Paul Mescal and Melissa Barrera sizzle in Benjamin Millepied's lavish and lyrical Carmen

A girl and a boy lovingly touch foreheads
[L-R]: Melissa Barrera as CARMEN, Paul Mescal as AIDAN 

French dancer and choreographer Benjamin Millepied, who also choreographed Black Swan, directs a reimagined Carmen for contemporary audiences. This sumptuous feast for the eyes and ears features original music by the euphonious Nicolas Britell and choreography by professional flamenco dancer, Marina Tamayo (who also dances in the movie).

In truth, this Carmen is only loosely based on elements of the plot of Prosper Merimee's novella and the ensuing opera by Georges Bizet. Yet the main strands and tenets are all present and accounted for: freedom and belonging, passion and tragedy, music and dance, life and death. At the heart, Carmen is the tale of the poor and lost souls of this world who have nothing and so cling to the meager crumbs of heaven that come their way.

A man stands behind a vehicle
Paul Mescal as AIDAN
Carmen (Melissa Barrera), the daughter of a spirited dancer, goes on the run after her mother is brutally murdered – an event preceded by a defiant flamenco dance. With this opening scene, Millepied sets the stage at the onset that dance functions as an act of resistance against oppression. Two men come looking for Carmen and face her mother, Zilah (Marina Tamayo), whose searing eyes and dance steps dare these men to do their worst. Carmen follows her mother's directions to flee to the City of Angels in search of Masilda (Rossy de Palma), Zilda's soul sister.

Veteran soldier Aidan (Paul Mescal) suffers bad PTSD after serving in Afghanistan. A boxer who now chooses to sing soulful melodies in a junkyard rather than suffer the company of fools, he takes on work as a border patrolman to get his sister off his back. When Carmen crosses the border illegally, Aidan rescues her from a "shoot first, ask questions later" co-worker. The two drifters flee the scene together and become linked by common desperation. Here are two wandering souls, who find no refuge for their wounds. Carmen has lost her mother, Aidan has lost his way.

A woman cups a younger women's face in her hands
[L-R] Rossy de Palma as MASILDA, Melissa Barrera as CARMEN
The two embark on a road trip through the dingy corners of desert Americana, where brushfires alight with no warning due to the heat and dry temperatures. Carmen and Aidan begin as reluctant bedfellows but eventually they become companions and lovers. Millepied draws a connection between Carmen's dancing and Aidan's fighting. These two forms of self-expression demand total body investment, although one is meant to seduce and the other to damage. Carmen dances with her own style, but her mother's choice of flamenco dancing also points to an origin rooted in defiance against colonization.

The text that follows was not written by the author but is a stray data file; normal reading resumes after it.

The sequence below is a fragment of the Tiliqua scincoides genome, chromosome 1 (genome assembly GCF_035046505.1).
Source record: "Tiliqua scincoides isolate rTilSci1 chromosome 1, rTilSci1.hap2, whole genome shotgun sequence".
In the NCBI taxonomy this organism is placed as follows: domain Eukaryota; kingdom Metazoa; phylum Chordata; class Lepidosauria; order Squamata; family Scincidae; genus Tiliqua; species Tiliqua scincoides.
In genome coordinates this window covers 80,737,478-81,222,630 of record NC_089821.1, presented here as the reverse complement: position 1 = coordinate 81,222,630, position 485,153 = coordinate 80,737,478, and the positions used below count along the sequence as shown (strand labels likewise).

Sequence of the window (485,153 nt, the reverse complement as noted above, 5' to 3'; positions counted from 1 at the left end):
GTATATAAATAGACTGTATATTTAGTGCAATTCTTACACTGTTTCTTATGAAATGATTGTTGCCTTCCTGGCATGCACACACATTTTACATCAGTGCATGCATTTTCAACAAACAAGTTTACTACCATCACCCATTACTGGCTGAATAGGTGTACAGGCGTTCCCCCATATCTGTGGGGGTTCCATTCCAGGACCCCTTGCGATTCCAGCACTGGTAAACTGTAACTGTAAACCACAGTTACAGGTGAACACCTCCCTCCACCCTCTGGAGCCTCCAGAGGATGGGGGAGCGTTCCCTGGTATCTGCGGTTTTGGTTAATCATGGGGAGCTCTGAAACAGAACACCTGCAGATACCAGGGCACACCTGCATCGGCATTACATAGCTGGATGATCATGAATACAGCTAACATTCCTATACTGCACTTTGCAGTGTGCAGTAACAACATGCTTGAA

In George Bizet's famous opera, the character of Carmen is portrayed as a femme fatale who seduces and then spurns the otherwise upstanding Don Jose. Their relationship is compared to a standoff between a bull and bullfighter, where only one can survive. The analogy still rings true in Millepied's Carmen, only Carmen and Aidan are allies in the bull is the rest of the world trying to tear them apart.

A woman stands with her back against a wall
Melissa Barrera as CARMEN
Melissa Barrera hits all the right notes as Carmen. She's lovely to behold and carries that element of danger. She moves about the world as if every moment could be her last. Paul Mescal, whose eyes contain legions of heartbreak, takes on the role of her dutiful protector. If nothing else, he knows how to guard and serve. He treats Carmen as his next mission, ready to make the ultimate sacrifice to get her where she needs to go.

The story offers more of a mood than a plot though. Viewers who love searing imagery will indulge in this experience gladly. Rooted more in dreams than reality, Carmen is color and passion and youth and fury. Comparisons could be drawn between Romeo and Juliet, West Side Story, Rust and Bone, and Bones and All. Rooted in one of the most frequently performed operas ever made, inspired by gritty American musicals like West Side Story, and enriched by the iconography of both Western cinema and Romani cultures, Carmen is a sensory affair to remember.  

Release info: In select theaters April 21, 2023 and more widely released on May 18, 2023

Final score: 4 out of 5